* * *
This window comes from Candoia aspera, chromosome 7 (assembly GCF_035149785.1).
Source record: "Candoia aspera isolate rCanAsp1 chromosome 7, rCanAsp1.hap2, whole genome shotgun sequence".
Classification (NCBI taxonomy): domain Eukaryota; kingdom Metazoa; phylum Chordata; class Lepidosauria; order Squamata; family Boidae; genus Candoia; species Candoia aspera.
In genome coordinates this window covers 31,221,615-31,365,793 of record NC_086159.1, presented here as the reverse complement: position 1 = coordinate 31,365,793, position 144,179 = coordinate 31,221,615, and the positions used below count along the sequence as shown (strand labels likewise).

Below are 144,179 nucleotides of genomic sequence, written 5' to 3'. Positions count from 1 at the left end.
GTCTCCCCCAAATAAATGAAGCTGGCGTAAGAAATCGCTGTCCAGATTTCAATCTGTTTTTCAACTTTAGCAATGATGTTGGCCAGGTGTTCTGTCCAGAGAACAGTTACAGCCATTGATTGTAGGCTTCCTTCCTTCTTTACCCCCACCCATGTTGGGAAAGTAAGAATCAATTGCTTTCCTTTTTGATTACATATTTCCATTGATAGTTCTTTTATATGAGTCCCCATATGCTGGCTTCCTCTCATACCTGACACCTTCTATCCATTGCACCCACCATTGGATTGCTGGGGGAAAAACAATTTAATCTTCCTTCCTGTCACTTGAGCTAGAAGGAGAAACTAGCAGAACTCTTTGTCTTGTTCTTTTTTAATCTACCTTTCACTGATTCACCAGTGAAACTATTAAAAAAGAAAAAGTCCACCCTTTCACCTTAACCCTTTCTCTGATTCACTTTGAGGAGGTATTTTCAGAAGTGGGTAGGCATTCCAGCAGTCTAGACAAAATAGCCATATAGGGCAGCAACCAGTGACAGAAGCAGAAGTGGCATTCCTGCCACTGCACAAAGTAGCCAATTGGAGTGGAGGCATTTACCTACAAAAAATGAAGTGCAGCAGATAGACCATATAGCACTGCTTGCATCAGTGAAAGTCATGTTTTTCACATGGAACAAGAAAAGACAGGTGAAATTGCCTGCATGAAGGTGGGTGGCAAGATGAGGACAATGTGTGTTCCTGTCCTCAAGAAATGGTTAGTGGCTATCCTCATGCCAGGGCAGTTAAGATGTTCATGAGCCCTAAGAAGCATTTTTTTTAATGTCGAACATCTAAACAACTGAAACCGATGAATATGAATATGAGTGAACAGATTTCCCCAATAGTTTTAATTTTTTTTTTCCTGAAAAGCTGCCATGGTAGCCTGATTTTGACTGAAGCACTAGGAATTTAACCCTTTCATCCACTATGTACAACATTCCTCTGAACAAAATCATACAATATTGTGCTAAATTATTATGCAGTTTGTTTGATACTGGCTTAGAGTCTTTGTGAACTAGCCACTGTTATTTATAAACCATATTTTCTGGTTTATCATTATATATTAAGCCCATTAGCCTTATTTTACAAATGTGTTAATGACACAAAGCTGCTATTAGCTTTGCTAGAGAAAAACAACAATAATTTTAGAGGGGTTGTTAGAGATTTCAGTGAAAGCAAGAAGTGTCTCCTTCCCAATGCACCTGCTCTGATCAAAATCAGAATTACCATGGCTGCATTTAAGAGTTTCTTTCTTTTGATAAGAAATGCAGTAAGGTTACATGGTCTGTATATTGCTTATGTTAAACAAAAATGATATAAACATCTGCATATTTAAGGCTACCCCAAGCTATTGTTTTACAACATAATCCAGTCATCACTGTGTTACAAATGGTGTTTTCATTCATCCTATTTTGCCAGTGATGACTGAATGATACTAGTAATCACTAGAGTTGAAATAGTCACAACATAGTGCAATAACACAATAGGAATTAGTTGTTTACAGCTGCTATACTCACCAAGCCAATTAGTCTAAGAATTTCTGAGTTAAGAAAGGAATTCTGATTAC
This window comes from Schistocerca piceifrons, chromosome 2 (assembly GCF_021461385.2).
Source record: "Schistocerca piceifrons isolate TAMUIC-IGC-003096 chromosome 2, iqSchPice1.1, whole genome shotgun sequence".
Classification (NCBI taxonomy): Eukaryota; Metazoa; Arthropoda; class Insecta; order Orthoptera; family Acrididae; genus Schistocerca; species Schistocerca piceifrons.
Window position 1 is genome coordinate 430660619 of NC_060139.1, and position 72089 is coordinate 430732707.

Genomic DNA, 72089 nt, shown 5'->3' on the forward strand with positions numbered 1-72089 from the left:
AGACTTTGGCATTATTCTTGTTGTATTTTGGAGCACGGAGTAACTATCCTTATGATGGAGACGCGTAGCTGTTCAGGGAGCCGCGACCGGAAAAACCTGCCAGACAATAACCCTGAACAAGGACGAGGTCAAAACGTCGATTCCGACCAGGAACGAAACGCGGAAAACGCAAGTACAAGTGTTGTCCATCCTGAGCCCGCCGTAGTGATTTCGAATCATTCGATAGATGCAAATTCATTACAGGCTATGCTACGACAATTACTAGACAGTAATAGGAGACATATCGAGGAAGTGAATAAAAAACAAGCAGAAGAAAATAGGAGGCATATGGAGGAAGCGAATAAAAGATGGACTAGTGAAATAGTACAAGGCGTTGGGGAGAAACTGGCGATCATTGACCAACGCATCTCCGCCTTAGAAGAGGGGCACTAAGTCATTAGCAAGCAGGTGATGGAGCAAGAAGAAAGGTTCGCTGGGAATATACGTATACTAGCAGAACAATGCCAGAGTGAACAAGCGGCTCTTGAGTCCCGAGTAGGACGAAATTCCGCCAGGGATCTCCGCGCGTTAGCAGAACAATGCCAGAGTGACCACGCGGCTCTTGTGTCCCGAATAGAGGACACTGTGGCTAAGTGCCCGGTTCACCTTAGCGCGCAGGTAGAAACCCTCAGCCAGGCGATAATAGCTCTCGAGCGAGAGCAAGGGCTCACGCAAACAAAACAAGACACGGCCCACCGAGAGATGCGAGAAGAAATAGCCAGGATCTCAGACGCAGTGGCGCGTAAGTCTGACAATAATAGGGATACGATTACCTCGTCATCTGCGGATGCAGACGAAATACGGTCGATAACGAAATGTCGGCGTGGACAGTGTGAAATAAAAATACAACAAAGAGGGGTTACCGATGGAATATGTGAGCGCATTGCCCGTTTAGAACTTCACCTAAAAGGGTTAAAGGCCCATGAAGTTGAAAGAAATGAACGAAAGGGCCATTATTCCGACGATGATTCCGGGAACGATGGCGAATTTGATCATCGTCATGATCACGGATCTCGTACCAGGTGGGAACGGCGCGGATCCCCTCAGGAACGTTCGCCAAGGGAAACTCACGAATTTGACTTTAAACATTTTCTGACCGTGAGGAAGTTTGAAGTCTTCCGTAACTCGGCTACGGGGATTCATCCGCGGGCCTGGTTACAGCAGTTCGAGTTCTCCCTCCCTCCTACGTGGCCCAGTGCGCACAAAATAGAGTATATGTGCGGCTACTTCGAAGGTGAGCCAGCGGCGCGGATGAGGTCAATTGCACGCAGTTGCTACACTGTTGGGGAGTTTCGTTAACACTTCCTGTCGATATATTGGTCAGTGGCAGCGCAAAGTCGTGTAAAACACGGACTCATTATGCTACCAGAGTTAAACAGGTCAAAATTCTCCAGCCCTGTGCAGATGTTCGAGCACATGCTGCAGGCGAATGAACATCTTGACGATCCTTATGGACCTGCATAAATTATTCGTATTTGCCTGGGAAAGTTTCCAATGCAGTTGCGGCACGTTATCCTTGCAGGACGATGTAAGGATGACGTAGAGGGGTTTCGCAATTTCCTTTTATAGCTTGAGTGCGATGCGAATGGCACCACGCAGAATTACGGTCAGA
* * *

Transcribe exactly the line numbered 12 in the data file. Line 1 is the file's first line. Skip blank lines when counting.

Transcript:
AGACTTTGGCATTATTCTTGTTGTATTTTGGAGCACGGAGTAACTATCCTTATGATGGAGACGCGTAGCTGTTCAGGGAGCCGCGACCGGAAAAACCTGCCAGACAATAACCCTGAACAAGGACGAGGTCAAAACGTCGATTCCGACCAGGAACGAAACGCGGAAAACGCAAGTACAAGTGTTGTCCATCCTGAGCCCGCCGTAGTGATTTCGAATCATTCGATAGATGCAAATTCATTACAGGCTATGCTACGACAATTACTAGACAGTAATAGGAGACATATCGAGGAAGTGAATAAAAAACAAGCAGAAGAAAATAGGAGGCATATGGAGGAAGCGAATAAAAGATGGACTAGTGAAATAGTACAAGGCGTTGGGGAGAAACTGGCGATCATTGACCAACGCATCTCCGCCTTAGAAGAGGGGCACTAAGTCATTAGCAAGCAGGTGATGGAGCAAGAAGAAAGGTTCGCTGGGAATATACGTATACTAGCAGAACAATGCCAGAGTGAACAAGCGGCTCTTGAGTCCCGAGTAGGACGAAATTCCGCCAGGGATCTCCGCGCGTTAGCAGAACAATGCCAGAGTGACCACGCGGCTCTTGTGTCCCGAATAGAGGACACTGTGGCTAAGTGCCCGGTTCACCTTAGCGCGCAGGTAGAAACCCTCAGCCAGGCGATAATAGCTCTCGAGCGAGAGCAAGGGCTCACGCAAACAAAACAAGACACGGCCCACCGAGAGATGCGAGAAGAAATAGCCAGGATCTCAGACGCAGTGGCGCGTAAGTCTGACAATAATAGGGATACGATTACCTCGTCATCTGCGGATGCAGACGAAATACGGTCGATAACGAAATGTCGGCGTGGACAGTGTGAAATAAAAATACAACAAAGAGGGGTTACCGATGGAATATGTGAGCGCATTGCCCGTTTAGAACTTCACCTAAAAGGGTTAAAGGCCCATGAAGTTGAAAGAAATGAACGAAAGGGCCATTATTCCGACGATGATTCCGGGAACGATGGCGAATTTGATCATCGTCATGATCACGGATCTCGTACCAGGTGGGAACGGCGCGGATCCCCTCAGGAACGTTCGCCAAGGGAAACTCACGAATTTGACTTTAAACATTTTCTGACCGTGAGGAAGTTTGAAGTCTTCCGTAACTCGGCTACGGGGATTCATCCGCGGGCCTGGTTACAGCAGTTCGAGTTCTCCCTCCCTCCTACGTGGCCCAGTGCGCACAAAATAGAGTATATGTGCGGCTACTTCGAAGGTGAGCCAGCGGCGCGGATGAGGTCAATTGCACGCAGTTGCTACACTGTTGGGGAGTTTCGTTAACACTTCCTGTCGATATATTGGTCAGTGGCAGCGCAAAGTCGTGTAAAACACGGACTCATTATGCTACCAGAGTTAAACAGGTCAAAATTCTCCAGCCCTGTGCAGATGTTCGAGCACATGCTGCAGGCGAATGAACATCTTGACGATCCTTATGGACCTGCATAAATTATTCGTATTTGCCTGGGAAAGTTTCCAATGCAGTTGCGGCACGTTATCCTTGCAGGACGATGTAAGGATGACGTAGAGGGGTTTCGCAATTTCCTTTTATAGCTTGAGTGCGATGCGAATGGCACCACGCAGAATTACGGTCAGA